Her question is slightly disingenuous. Bellucci has an undeniably sensual screen presence, and she is firmly within the tradition of sultry Italian screen actresses like Sophia Loren, Claudia Cardinale and Gina Lollobrigida - earthy, womanly and voluptuous, with a fiery allure. Her 5ft 7in frame, unlike those of stick-insect catwalk models or the rail-thin actresses who dominate cinema screens these days, has the ability to set pulses racing and tongues wagging. Of course her nude scene caused a stir.
Yet her memory of shooting it has a different, surprising dimension. "I think it's a beautiful, poetic scene, and this was a special moment in my life. My femininity was so fragile, because I'd had a baby only a month and half before, and I was breast-feeding on set. In real life I was breast-feeding every two hours, night and day, yet on the set I was playing someone really the opposite - a selfish woman who just wants to change men all the time. So I'm very proud of that scene."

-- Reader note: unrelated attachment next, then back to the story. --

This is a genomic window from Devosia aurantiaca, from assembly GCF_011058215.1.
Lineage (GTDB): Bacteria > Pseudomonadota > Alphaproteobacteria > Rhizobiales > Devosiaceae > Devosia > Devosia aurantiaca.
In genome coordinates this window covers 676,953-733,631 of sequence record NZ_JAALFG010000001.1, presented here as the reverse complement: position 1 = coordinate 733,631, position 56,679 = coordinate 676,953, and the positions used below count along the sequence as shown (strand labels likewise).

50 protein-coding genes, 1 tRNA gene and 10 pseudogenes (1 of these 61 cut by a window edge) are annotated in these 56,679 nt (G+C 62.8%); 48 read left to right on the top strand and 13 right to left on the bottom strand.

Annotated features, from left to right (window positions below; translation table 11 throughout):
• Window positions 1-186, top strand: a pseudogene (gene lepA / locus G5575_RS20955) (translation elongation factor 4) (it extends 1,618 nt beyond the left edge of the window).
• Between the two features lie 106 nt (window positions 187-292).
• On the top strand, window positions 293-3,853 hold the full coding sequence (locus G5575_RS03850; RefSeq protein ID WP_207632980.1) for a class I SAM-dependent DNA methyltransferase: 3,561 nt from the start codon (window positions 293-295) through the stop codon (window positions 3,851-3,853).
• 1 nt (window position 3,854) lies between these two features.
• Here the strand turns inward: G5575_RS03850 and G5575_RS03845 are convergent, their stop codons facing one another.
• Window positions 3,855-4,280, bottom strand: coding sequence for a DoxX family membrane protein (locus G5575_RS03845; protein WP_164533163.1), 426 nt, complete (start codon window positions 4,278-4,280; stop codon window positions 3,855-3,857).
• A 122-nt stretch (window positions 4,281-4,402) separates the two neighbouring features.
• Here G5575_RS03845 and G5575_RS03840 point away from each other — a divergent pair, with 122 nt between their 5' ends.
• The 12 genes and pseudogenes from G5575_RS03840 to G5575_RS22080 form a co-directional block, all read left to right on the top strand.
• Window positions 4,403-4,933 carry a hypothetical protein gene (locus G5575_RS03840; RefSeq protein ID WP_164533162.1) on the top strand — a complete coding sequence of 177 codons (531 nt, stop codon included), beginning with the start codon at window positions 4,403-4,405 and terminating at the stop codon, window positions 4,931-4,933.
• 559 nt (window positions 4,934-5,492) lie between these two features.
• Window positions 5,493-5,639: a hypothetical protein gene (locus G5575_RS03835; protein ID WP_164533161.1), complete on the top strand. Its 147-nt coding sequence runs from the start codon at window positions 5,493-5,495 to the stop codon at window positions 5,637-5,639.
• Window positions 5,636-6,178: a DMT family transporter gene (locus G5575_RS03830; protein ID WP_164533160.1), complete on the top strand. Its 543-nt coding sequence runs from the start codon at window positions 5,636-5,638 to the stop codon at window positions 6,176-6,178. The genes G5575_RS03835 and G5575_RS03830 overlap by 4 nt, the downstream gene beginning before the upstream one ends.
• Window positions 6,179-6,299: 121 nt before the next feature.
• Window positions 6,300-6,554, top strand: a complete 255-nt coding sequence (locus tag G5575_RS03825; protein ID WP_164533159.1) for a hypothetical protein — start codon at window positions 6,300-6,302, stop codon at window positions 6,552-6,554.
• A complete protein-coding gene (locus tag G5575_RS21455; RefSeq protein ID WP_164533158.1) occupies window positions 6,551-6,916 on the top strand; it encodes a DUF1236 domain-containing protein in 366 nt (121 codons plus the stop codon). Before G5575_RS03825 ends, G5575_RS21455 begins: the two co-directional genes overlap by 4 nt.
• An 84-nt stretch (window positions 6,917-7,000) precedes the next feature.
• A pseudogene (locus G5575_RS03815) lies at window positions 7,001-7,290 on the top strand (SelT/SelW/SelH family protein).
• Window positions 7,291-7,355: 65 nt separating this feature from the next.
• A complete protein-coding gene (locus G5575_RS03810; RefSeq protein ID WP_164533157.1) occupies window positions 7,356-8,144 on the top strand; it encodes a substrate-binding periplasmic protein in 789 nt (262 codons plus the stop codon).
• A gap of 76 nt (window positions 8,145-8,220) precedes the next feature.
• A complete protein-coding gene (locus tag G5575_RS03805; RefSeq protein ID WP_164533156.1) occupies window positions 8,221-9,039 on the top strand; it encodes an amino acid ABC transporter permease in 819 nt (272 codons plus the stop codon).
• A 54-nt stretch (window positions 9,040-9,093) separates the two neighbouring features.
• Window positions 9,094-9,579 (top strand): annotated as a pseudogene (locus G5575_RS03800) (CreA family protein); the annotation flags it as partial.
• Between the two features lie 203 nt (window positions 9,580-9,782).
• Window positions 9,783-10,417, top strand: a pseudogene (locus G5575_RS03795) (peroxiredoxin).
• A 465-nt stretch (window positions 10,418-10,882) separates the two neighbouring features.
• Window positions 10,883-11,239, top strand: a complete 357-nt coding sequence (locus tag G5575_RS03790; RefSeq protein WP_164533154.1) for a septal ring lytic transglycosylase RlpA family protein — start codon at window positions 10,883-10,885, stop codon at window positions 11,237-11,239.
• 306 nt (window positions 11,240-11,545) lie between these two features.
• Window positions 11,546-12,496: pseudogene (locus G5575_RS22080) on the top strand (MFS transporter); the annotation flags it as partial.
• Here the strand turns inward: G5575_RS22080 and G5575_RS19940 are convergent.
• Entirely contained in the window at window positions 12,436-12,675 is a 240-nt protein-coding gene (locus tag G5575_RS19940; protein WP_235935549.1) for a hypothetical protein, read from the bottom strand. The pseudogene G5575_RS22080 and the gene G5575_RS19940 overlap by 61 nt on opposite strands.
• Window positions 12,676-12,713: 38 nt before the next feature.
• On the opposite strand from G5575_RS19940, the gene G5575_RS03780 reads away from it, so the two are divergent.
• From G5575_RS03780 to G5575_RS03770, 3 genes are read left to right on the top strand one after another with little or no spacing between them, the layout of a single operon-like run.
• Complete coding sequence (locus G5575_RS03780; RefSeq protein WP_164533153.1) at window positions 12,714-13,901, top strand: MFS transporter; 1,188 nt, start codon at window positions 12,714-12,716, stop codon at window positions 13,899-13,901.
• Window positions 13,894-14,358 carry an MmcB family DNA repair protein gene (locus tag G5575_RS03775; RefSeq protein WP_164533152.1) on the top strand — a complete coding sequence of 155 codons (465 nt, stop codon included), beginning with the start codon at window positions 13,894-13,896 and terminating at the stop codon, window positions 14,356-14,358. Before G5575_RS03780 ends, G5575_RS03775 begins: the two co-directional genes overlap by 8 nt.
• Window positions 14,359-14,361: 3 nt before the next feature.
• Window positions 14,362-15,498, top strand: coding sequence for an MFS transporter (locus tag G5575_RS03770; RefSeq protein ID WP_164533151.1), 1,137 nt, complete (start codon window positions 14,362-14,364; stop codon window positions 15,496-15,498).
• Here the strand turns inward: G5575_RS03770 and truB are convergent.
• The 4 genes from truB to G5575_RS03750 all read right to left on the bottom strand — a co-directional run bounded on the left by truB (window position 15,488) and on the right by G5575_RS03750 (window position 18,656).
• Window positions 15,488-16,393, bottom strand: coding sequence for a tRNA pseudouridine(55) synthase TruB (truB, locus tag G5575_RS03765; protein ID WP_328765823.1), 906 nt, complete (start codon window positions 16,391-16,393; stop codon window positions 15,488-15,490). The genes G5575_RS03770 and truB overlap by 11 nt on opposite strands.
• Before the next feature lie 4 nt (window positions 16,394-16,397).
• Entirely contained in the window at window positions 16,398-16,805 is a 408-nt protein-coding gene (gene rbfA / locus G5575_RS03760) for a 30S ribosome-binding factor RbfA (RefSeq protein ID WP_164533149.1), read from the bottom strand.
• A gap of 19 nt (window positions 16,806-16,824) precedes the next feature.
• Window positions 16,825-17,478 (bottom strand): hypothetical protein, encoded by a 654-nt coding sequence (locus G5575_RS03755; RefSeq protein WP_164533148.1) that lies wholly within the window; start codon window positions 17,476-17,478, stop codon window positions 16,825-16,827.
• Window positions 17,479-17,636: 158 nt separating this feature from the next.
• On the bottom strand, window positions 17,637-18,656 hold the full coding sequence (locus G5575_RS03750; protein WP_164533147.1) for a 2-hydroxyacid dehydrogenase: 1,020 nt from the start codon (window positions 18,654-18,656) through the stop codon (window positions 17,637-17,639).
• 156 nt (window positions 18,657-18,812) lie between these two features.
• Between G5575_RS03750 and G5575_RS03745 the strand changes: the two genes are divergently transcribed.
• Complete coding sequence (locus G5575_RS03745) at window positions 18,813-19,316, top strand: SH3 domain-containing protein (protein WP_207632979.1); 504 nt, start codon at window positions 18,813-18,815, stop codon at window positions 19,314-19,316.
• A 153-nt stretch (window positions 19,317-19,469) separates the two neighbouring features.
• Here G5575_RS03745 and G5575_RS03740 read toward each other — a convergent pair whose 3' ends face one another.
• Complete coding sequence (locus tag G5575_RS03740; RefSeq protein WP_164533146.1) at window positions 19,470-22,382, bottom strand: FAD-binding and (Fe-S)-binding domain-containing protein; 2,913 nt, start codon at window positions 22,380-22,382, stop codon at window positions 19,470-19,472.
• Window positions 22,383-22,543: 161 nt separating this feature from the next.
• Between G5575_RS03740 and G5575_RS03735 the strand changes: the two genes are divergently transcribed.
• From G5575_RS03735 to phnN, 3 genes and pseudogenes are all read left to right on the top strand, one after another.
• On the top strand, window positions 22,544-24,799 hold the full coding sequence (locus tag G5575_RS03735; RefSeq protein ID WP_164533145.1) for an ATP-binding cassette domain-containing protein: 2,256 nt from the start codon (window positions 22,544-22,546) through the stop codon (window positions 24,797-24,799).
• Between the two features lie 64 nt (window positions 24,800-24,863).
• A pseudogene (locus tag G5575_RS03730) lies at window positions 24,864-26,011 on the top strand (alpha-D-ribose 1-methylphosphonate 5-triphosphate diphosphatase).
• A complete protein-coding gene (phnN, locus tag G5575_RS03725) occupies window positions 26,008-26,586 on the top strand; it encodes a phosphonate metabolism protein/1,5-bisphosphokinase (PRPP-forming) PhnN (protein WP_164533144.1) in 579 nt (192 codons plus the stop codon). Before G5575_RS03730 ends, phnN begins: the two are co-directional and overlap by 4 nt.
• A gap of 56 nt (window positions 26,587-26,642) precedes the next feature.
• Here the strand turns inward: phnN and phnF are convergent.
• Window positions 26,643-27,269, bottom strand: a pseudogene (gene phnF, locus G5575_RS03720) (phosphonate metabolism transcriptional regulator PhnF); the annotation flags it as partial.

None of this comes as a surprise to her fans in France. She spends most of her time in Paris, with her husband of 12 years, the actor Vincent Cassel. (They also have homes in London and Rome.) The birth of their second daughter, Léonie, in May last year was front-page news (they already have an older child, Deva, who is 7).
Like Carla Bruni, Bellucci is a glamorous, artistic Italian woman in her 40s who has cut a swathe through French high society; her pregnancy last year was monitored by gossip magazines with almost as much intensity as Bruni's more recently.
She and Cassel have the same gilded status that minor royalty might enjoy in other countries. They are a starry couple, and female fans look to Bellucci (often known simply as Bellissima in France) as a style icon.
She is an ambassador for Dior, and even allowing for France's consuming obsession with fashion and all things chic, it's astonishing how much is known about her attempts to maintain her allure.
Thus we know from such French publications as Gala, Elle and Madame Figaro that she moistens her skin with lotions and gels from Dior's HydrAction range. She favours the face-firming action of La Prairie Skin Caviar Luxe Cream. She adds colour to her eyelids, specifically Dior's 5 Color No. 790 - enhanced by Diorshow black mascara.
We know that for years she has practised yoga several times a week, swims to boost her fitness and relaxes at the exclusive, luxurious Nuxe Spa, a Parisian beauty treatment centre.